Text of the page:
<em>The Cat in the Hat</em> as business-lesson book

Stanley Bing:

This little tale, which appears to be a book for children, is actually a clever evocation of what happens to a corporation when a management consultant is hired by absent, clueless senior management to evaluate its organizational structure and to effect change. Beginning slowly, the Cat proceeds to take everything apart, make a total mess and get everybody in potentially the worst trouble in the world--all at no personal cost to itself. By the time the Cat leaves, it has frightened everybody, and very little has changed except the mind-set of the protagonists, which has been forever disrupted and rattled.

On my birthday in history

You know, if it weren’t Lee, and it wasn’t about history, I’d ignore this meme. For one, I don’t utilize Wikipedia, and two, I don’t usually go in for Internet memes. However, since it did come from Lee, and it is about history, on December 3d: Events - 1805 - Lewis and Clark Expedition mark their explorations from the Missouri River overland to the Columbia River on a pine tree.
- 1818 - Illinois becomes the 21st U.S. state.
- 1973 - Pioneer program: Pioneer 10 sends back the first close-up images of Jupiter. Births - 1368 - King Charles VI of France (d. 1422)
- 1826 - George McClellan, U.S. Civil War general (d. 1885)
- 1970 - Christian Karembeu, French international footballer and World Cup winner (had to include someone born the same year as I) Deaths - 1888 - Carl Zeiss, German lens maker (b. 1816)
- 1894 - Robert Louis Stevenson, British writer (b. 1850)
- 1919 - Pierre-Auguste Renoir, French impressionist painter (b. 1841) Due to the facts that (1) as previously mentioned, I don't like Internet memes, and perhaps more importantly, (2) Lee and Lawson have already tagged pretty much anyone I would, I'm going to be a nice guy and let this die here.


If you're new to the world of weblogs, and looking to start a blog yourself, Hugh Hewitt's Blog: Understanding the Information Reformation That's Changing Your World is not a starter tome. Rather, it is a work that examines the impact blogs have had on American culture, notably in the realms of politics and the mainstream media. On his radio show, Hugh has repeatedly gone to the blogosphere as a source of news and correction of news from the mainstream media. He cites four major events from the past two years as showing the power of weblogs: the removal of Trent Lott as Senate Majority Leader, the Jayson Blair scandal at the New York Times, the campaign against John Kerry spearheaded by the Swift Boat Veterans for Truth, and the 60 Minutes Bush National Guard forged documents scandal. Hugh is a huge champion of weblogs, and his constant encouragement of people to start their own blog led Joe Carter to begin a running list of blogs inspired by Hugh. Hugh offers advice to pastors, entrepreneurs, and a wide variety of occupations on starting their own blogs. His conclusion is that you never know where it may take you. I was so inspired by Blog that I passed it on to my pastor; I would love to see Tim blog on a regular basis.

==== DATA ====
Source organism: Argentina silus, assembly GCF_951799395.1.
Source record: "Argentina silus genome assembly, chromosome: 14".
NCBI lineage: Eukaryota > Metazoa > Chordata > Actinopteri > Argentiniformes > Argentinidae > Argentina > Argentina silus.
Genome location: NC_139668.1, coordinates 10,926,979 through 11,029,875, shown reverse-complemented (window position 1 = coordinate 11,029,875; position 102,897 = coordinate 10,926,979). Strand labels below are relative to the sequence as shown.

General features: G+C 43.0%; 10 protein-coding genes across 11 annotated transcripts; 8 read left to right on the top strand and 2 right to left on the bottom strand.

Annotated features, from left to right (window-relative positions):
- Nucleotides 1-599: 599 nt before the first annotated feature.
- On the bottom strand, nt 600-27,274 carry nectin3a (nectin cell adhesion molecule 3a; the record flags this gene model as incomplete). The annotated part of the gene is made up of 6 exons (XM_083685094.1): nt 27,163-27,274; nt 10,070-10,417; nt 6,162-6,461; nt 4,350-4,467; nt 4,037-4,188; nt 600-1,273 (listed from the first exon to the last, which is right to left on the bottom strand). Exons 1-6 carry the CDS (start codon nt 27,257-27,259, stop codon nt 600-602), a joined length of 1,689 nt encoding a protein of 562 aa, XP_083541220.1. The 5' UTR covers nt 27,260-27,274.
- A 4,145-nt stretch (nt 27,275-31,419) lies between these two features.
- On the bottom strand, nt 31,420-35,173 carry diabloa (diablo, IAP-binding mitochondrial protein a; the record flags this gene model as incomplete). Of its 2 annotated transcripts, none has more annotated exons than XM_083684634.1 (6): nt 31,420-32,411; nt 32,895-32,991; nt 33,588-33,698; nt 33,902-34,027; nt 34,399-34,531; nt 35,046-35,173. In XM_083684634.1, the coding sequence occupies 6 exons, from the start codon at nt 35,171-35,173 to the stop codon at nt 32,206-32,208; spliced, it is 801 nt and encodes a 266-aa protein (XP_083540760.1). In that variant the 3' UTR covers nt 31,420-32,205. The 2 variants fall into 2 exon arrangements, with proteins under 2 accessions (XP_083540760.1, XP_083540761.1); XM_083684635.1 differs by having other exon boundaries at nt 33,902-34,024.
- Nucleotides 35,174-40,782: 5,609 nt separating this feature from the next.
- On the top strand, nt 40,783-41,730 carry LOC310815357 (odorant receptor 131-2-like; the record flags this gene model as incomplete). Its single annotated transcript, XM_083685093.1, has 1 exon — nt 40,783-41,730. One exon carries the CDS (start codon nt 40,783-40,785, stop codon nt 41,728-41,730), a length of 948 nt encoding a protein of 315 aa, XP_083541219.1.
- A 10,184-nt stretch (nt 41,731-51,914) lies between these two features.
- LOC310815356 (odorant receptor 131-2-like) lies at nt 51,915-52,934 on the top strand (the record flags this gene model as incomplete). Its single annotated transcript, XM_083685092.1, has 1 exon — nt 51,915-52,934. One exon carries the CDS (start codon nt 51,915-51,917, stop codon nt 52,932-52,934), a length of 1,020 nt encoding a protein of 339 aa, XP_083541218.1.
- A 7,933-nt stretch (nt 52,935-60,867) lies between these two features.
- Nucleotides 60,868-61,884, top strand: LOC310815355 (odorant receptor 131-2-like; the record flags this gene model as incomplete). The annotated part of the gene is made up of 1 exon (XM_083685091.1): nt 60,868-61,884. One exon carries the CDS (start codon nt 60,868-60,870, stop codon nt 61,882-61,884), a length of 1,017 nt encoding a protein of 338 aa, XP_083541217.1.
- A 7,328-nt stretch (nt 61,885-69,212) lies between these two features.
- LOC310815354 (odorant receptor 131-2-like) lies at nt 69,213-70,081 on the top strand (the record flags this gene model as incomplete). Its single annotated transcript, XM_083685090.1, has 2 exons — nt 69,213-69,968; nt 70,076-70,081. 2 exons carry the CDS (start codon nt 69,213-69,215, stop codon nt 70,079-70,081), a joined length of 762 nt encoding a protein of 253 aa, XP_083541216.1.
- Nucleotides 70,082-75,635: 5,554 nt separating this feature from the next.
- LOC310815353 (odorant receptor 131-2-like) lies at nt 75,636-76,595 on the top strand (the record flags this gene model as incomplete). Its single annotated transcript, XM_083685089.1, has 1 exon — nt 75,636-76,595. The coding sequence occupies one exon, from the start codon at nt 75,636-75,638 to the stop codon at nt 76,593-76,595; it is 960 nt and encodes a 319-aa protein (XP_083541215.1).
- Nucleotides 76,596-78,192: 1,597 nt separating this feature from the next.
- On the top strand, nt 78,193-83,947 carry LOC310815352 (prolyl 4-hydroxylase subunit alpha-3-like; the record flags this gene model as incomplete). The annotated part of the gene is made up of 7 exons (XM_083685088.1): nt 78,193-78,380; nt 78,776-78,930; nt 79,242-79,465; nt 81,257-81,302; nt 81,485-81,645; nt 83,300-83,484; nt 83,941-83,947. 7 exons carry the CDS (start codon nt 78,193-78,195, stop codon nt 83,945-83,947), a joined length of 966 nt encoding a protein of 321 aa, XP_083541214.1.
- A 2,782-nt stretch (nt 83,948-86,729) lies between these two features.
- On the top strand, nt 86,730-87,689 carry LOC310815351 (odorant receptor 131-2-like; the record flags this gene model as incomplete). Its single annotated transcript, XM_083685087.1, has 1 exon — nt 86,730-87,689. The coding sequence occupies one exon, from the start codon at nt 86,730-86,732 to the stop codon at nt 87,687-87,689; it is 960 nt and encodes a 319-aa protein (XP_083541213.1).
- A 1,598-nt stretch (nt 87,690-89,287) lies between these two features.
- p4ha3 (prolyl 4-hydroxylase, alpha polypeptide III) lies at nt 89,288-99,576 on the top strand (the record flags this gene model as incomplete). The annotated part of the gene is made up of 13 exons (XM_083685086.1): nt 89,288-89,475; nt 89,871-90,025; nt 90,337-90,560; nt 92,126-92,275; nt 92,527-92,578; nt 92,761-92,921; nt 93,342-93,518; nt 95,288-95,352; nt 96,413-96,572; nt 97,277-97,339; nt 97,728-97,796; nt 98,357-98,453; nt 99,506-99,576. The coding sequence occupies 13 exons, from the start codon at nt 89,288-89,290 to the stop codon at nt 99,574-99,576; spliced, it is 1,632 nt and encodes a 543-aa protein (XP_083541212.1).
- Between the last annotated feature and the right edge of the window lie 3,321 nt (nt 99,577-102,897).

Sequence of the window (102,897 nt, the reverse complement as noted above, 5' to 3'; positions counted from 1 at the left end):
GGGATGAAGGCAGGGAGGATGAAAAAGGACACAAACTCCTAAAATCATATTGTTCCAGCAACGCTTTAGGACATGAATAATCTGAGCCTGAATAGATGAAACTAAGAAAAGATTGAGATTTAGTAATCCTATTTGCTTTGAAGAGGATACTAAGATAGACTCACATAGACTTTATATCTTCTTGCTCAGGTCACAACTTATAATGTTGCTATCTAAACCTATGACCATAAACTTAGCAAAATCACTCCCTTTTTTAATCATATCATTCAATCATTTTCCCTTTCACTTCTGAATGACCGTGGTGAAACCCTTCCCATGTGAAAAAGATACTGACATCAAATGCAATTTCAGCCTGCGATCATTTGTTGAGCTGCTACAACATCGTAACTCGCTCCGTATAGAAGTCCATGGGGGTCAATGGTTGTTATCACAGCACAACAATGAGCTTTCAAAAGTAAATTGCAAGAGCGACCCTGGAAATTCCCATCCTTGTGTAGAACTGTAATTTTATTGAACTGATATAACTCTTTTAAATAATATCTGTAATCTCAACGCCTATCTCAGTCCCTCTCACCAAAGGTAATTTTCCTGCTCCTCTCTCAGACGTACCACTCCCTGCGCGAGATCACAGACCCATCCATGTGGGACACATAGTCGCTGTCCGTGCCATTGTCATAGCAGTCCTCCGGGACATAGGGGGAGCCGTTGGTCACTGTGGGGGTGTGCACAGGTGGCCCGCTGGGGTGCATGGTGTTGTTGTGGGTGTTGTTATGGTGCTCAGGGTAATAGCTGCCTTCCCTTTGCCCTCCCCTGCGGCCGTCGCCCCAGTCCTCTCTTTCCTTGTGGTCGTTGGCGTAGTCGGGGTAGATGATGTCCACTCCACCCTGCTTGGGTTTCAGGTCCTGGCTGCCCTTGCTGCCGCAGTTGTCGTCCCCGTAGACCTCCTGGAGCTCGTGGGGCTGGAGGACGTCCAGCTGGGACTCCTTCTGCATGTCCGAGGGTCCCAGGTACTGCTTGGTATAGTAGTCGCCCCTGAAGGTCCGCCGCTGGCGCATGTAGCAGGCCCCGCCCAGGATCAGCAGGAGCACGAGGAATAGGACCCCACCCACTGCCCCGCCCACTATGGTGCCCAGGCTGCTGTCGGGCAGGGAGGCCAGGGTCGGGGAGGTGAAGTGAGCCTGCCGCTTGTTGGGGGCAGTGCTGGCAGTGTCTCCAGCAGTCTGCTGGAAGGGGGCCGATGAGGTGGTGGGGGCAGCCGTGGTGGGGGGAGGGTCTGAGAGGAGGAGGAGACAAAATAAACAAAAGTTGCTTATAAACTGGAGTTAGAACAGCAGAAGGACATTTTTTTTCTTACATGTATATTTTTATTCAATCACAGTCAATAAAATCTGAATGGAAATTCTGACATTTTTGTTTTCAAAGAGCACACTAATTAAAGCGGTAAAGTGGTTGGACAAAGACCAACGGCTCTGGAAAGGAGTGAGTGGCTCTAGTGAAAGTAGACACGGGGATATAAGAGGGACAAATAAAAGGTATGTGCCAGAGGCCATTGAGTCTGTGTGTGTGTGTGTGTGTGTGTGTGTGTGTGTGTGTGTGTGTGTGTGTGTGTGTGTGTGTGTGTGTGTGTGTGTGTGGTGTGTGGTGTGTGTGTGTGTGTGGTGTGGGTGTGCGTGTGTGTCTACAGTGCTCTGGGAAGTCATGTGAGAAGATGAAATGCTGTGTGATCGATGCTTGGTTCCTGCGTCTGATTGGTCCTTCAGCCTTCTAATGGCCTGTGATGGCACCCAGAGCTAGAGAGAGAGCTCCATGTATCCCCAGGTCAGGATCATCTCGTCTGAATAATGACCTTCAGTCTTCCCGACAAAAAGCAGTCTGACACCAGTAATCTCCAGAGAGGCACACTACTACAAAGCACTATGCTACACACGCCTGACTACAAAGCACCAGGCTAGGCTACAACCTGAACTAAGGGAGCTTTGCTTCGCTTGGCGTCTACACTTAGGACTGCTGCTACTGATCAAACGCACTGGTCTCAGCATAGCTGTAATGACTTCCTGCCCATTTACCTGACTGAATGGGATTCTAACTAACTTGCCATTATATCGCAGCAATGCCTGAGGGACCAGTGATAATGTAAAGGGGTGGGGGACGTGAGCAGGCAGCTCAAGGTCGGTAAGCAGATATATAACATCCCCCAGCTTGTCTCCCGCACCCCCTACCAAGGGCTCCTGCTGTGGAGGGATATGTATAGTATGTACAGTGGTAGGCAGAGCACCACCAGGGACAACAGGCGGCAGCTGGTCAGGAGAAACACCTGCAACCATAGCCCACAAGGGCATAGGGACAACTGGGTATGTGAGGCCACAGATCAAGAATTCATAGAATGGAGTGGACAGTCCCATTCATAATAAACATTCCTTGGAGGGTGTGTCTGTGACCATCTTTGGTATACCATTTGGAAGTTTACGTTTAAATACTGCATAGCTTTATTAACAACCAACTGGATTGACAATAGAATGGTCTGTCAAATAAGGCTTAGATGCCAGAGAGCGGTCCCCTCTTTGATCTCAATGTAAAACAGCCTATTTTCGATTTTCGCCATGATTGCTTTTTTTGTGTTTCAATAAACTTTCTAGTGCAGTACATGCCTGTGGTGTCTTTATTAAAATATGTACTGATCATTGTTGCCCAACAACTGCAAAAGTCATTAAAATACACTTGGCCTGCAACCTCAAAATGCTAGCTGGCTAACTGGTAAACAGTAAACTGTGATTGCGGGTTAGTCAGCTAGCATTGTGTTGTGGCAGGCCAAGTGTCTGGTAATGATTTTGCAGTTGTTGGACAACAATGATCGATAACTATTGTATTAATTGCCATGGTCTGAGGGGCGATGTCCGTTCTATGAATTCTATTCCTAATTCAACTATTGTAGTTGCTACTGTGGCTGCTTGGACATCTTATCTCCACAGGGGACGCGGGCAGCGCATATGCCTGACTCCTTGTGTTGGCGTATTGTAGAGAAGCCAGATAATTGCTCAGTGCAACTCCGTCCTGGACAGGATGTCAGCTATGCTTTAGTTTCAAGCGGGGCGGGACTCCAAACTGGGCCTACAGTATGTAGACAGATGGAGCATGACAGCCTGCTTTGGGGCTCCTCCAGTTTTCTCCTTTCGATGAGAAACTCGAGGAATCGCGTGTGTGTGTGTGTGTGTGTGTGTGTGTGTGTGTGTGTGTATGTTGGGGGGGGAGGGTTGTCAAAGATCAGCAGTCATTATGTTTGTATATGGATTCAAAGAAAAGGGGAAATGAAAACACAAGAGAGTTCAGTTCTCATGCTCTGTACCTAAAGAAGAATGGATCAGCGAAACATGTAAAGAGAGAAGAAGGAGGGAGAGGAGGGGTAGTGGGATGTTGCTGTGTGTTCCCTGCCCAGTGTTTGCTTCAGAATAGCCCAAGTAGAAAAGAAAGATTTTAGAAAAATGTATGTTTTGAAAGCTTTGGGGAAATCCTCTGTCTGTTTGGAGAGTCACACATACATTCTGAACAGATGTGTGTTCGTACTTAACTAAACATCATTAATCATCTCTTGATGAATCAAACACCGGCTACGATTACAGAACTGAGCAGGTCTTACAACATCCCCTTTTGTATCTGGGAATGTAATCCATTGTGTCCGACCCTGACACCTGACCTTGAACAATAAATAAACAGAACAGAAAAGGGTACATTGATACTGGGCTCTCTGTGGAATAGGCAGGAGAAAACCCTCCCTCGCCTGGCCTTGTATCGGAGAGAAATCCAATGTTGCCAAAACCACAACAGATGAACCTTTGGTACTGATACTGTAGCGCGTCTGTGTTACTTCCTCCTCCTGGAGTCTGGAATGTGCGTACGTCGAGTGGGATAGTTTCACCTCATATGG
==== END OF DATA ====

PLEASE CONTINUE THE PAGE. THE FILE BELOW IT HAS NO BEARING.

<i>Of course</i> they made <i>Jarhead</i> in to a movie

Anthony Swofford's book Jarhead, which I will not link to, was a sad account of a mentally disturbed--which Swofford admits to--man's time in the Marine Corps and his deployment to the first Gulf War. Panned by myriad current and former Marines as riddled with half-truths, the book became a minor cause célèbre for the mouth-foamers on the angry Left. Anything that is anti-military, especially when it's written by someone who was in the military, is always accepted as gospel by the radicals. Brad Torgersen has a good summation. So of course the book was optioned for a motion picture, which debuts in November. Looking over the cast of characters, and knowing their politics, I'm not the least bit surprised to see who signed on. Non-mouth-foamers are advised to pass.

Mac hacking

A dual reading selection today, mostly because both are sitting next to me, waiting to ship up New England way to my friend Rich, and both deal with the same topic. Mac OS X Hacks, by Rael Dornfest and Kevin Hemenway, was one of the early--if not the first--books in O'Reilly's Hacks series. The authors, along with numerous contributors, take the reader through many different aspects of the Mac OS X operating system. The book was published in 2003, and covered OS X up through the Jaguar edition. The second title, Mac OS X Panther Hacks, is the follow-up to the aforementioned book, and will soon be supplanted, I'm sure, by Mac OS X Tiger Hacks. Credit must be given to Rael and co-author James Duncan Davidson for not regurgitating hacks from the first book, but rather, again with the help of contributors, introducing one hundred new ways to make using OS X easier, more efficient, and more fun. Both tomes are highly recommended for those who want to get under the hood of Apple's great operating system.